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June 28, 2017 06:01 PM

Father Confronts Ambulance Authority Over Response Time

Sioux Falls, SD

The numbers look great. 

Paramedics Plus showed off its compliance rate for answering emergency calls on time on Wednesday in Sioux Falls.  While it boasts 96 to 100 percent compliance rate for calls for ambulances in April and May, those numbers may not tell the whole story.

Over the past year, the KELOLAND News Investigations have uncovered times when those same ambulances were late or unavailable.

We first introduced you to Brian Neal last month during our investigation "Help on Hold." We told this father that in the case of an April ATV crash in central Sioux Falls that killed his son, all Paramedics Plus ambulances were busy.  And by the time mutual aid was called from a neighboring ambulance company, it took 22 minutes for an ambulance to arrive on the scene from the time the 911 call came in. 

"Why," Brian Neal asked in May. "Funding?  I don't understand why they weren't available. Is it not enough vehicles, not enough people working?"

On Wednesday, Neal took those questions to the ambulance authority. 

Paramedics Plus got approval by Sioux Falls Regional Emergency Medical Services Authority for a three-percent rate hike, which is guaranteed in its contract with the city. 

But while the numbers all look rosy for Paramedics Plus, the board was confronted with cases where people had to wait for an ambulance.

Officials weren't answering our questions on their way into Wednesday's REMSA meeting, including City Health Director Jill Franken.  

Angela Kennecke: Jill, I was wondering if I could ask you a couple of questions? Franken: I'm going into a meeting here.  

Franken didn't have time for our questions and neither did Paramedics Plus Chief Operating Officer, Michael Bureau.

Kennecke: I would like to know if there are enough ambulances on the street at any given time?
Bureau:  Angela, I have to set up for everything, okay?
Kennecke:  But could you answer my questions?
Bureau: Not right now. 
Kennecke: Are you putting profit over people? 
Bureau: Angela, I have to get ready right now, okay.

But none of them could avoid the questions from Neal, who lost his son in an ATV crash in central Sioux Falls.

"It was my son this time; it can be yours next time," Neal said.

Neal says after KELOLAND Investigates told him it took 22 minutes for an ambulance to arrive on the scene of his son's accident, he began looking into the problem.  And he says his motives have been questioned. 

"I’m not looking to sue nobody. My son made a bad decision and as a result of that he lost his life. There is nobody to blame.  But the fact of the matter is, there was no ambulance available. That's the issue," Neal said. 

REMSA Chair Gary Myers:  There are going to be times when all ambulances are doing something, no matter how big or small.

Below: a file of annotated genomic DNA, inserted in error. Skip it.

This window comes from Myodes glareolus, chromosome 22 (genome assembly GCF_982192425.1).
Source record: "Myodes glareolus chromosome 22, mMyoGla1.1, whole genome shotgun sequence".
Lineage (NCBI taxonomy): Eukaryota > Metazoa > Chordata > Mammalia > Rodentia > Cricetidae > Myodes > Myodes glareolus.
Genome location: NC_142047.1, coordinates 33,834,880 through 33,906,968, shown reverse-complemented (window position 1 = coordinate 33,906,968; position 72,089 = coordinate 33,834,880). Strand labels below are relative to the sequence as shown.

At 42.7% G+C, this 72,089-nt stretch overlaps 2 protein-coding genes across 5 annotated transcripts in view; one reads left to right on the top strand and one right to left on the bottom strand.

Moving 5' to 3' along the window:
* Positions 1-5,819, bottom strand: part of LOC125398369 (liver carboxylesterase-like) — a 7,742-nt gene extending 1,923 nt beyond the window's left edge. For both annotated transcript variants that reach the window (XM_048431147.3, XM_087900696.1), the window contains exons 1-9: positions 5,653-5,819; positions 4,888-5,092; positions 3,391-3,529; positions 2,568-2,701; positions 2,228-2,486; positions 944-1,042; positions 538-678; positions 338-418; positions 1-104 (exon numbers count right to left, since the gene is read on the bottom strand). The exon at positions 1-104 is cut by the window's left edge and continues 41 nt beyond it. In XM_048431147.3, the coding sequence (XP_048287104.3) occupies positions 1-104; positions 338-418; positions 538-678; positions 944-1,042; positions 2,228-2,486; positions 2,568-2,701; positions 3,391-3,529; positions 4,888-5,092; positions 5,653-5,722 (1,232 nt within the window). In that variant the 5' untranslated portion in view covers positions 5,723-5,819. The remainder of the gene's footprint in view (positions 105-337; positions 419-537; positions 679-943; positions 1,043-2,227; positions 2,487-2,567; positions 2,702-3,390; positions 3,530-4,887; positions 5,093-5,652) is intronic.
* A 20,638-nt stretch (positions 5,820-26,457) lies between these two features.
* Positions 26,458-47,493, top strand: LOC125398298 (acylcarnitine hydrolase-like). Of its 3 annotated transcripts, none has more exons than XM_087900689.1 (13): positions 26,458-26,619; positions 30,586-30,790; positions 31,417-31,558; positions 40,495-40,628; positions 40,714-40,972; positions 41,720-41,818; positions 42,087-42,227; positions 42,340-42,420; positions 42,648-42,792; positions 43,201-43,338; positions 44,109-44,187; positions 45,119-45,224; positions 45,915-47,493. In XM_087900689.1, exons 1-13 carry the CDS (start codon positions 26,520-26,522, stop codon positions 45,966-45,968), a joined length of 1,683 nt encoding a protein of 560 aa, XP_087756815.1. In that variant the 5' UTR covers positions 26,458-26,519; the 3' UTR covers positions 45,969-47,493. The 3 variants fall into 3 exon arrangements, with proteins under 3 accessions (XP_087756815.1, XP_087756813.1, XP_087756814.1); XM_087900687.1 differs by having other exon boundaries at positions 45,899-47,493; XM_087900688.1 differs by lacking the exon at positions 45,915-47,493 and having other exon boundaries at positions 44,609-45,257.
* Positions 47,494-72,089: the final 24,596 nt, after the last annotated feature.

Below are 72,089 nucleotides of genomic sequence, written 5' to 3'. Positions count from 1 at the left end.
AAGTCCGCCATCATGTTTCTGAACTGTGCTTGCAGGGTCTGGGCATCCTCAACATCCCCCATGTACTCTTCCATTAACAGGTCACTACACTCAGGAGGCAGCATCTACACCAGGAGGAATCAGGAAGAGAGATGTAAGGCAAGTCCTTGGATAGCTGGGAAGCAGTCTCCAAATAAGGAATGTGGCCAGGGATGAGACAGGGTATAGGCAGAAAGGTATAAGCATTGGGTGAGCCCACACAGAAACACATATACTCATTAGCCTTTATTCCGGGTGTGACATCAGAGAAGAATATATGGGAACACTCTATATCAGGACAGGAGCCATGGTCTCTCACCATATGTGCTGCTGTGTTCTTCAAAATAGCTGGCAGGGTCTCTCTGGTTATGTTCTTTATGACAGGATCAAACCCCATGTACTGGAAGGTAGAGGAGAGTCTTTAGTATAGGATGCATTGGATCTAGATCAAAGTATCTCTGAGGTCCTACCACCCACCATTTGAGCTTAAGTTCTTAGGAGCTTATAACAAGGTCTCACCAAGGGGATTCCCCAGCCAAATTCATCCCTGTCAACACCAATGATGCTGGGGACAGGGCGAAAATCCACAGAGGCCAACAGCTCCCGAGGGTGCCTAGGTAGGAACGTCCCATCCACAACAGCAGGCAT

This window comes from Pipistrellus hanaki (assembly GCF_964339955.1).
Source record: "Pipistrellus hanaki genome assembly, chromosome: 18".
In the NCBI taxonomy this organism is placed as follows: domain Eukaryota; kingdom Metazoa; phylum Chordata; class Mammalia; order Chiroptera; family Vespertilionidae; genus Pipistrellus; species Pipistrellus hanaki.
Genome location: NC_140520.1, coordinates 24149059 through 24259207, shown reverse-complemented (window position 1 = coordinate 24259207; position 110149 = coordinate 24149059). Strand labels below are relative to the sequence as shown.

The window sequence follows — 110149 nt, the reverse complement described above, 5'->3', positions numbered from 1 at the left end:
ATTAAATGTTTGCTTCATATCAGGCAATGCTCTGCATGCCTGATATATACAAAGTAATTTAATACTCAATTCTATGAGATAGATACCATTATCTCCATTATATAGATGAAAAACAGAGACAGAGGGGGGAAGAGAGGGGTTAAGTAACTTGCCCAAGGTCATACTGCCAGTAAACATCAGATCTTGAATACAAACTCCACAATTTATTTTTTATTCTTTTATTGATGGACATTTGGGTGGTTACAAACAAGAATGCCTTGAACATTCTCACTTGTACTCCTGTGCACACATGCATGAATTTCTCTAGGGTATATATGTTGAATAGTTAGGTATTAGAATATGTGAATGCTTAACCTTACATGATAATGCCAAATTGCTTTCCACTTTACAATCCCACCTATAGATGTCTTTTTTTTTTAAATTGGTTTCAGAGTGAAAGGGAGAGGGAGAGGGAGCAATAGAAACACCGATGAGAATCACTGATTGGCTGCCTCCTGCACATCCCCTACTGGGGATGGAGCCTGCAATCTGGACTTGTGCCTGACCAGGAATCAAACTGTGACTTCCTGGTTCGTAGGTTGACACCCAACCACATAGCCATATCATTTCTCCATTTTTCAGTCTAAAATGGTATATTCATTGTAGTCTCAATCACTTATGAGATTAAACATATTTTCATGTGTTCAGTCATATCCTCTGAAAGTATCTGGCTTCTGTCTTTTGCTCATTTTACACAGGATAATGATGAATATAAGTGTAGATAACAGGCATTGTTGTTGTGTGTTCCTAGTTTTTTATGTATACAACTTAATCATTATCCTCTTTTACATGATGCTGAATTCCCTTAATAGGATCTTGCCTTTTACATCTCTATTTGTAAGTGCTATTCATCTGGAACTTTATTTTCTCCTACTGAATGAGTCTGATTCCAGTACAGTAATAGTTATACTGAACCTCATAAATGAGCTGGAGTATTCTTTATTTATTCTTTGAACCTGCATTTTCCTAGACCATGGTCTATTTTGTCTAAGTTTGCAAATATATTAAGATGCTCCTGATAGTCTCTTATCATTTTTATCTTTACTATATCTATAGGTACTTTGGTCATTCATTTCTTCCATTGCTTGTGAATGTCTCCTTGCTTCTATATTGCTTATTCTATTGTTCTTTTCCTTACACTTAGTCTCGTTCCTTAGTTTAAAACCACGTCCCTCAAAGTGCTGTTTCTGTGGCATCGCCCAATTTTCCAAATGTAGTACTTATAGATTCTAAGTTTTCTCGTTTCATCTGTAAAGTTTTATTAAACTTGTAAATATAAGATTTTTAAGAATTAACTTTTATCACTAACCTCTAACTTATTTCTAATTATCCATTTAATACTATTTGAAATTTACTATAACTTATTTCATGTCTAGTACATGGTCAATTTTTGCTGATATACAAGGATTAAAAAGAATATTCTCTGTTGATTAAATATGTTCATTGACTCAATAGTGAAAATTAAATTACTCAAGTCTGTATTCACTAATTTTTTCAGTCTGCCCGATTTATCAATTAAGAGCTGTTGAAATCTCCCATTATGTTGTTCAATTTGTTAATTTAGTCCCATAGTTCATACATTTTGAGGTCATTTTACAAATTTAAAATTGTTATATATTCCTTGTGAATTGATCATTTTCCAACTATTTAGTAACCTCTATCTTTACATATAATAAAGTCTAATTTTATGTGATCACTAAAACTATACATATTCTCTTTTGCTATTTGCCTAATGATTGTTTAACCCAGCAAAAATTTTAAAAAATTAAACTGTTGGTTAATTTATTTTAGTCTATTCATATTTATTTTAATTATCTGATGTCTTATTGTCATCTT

Neal:  That's acceptable? 
Myers: It has to be--any city, New York City, and Chicago Fire, there are times when people are going to have to wait for ambulances. 

Myers told Neal that every call is reviewed where the ambulance was late, like in his son's case.

"Let's not think that we're immune, to what just happened to me, it can happen to you. This can happen to anyone. Let's hire two companies.  Let's make sure we've got enough," Neal said.

Med-Star of Brandon currently responds when called into Sioux Falls as backup. But owner Jay Masur has refused to sign a mutual aid agreement with Paramedics Plus. 

"We were called into the city three-and-a-half weeks ago, 20 minutes after the priority two call came in.  It took us 12 minutes to get there.  32 minutes after this call came in.  That's my number one problem with the mutual aid agreement right there. A mutual aid agreement is not to make somebody wait 22 minutes," Masur said. 

Masur says he'll sign a mutual aid agreement if he's called right away when no Paramedics Plus ambulances are available.

"I’m not signing to do what we're doing today because that's ridiculous and let the city know right now, call me, anytime you need me. We'll be here; my company will be here and give you everything we have. But to sign an agreement, it has to mean something," Masur said. 

Masur says if it's a life-threatening call and a Paramedics Plus truck becomes available, he would expect to be called off.  But he says a mutual aid contract must allow him to complete the call for service when it's not life threatening.  

Late Wednesday afternoon, the city said Franken would be available for an interview on Thursday.

Paramedics Plus head Michael Bureau told KELOLAND News he'd answer our questions via email.  We sent these to him Wednesday afternoon:   

  • Are there enough ambulances on the street at any given time to meet the needs of the City?
  • Is Paramedics Plus putting profit over people? 
  • Why can’t you work out a mutual aid agreement with MedStar?
  • Should compliance numbers be based on historical data in a growing City?

We received the following response Thursday morning at 10:27 a.m.:

It’s our understanding that the City of Sioux Falls studied the city’s needs for emergency response prior to releasing the bid for the contract that Paramedics Plus holds. Paramedics Plus studies historical trends in the city’s calls for emergency service and uses its predictive modeling system to determine ways to best serve the city today and as it continues to grow. Since starting the contract, Paramedics Plus has increased staffing and number of ambulances in Sioux Falls and provided upgraded technologies used in patient care.

Paramedics Plus has provided a mutual aid agreement to Med-Star and we continue to await its response to the proposed agreement.

Michael Bureau


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